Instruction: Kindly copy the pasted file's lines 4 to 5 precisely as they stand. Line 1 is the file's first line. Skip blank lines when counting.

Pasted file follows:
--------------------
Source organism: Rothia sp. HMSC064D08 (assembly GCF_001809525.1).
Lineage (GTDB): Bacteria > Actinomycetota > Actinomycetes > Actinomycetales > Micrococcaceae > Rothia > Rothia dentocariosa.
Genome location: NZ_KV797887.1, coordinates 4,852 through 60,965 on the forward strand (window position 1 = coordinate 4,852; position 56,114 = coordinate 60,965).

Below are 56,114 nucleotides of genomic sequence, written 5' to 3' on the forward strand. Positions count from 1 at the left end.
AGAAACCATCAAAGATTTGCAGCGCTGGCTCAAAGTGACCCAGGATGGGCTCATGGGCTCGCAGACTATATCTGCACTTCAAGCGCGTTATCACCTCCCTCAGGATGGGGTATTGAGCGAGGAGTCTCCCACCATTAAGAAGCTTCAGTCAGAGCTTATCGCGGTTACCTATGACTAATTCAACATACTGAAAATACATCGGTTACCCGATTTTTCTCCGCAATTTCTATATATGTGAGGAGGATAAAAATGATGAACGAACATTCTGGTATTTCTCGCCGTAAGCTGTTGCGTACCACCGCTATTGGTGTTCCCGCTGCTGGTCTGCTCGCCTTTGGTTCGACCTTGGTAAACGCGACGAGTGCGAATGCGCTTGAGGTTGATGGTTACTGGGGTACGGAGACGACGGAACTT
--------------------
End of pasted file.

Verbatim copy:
Below are 56,114 nucleotides of genomic sequence, written 5' to 3' on the forward strand. Positions count from 1 at the left end.
AGAAACCATCAAAGATTTGCAGCGCTGGCTCAAAGTGACCCAGGATGGGCTCATGGGCTCGCAGACTATATCTGCACTTCAAGCGCGTTATCACCTCCCTCAGGATGGGGTATTGAGCGAGGAGTCTCCCACCATTAAGAAGCTTCAGTCAGAGCTTATCGCGGTTACCTATGACTAATTCAACATACTGAAAATACATCGGTTACCCGATTTTTCTCCGCAATTTCTATATATGTGAGGAGGATAAAAATGATGAACGAACATTCTGGTATTTCTCGCCGTAAGCTGTTGCGTACCACCGCTATTGGTGTTCCCGCTGCTGGTCTGCTCGCCTTTGGTTCGACCTTGGTAAACGCGACGAGTGCGAATGCGCTTGAGGTTGATGGTTACTGGGGTACGGAGACGACGGAACTT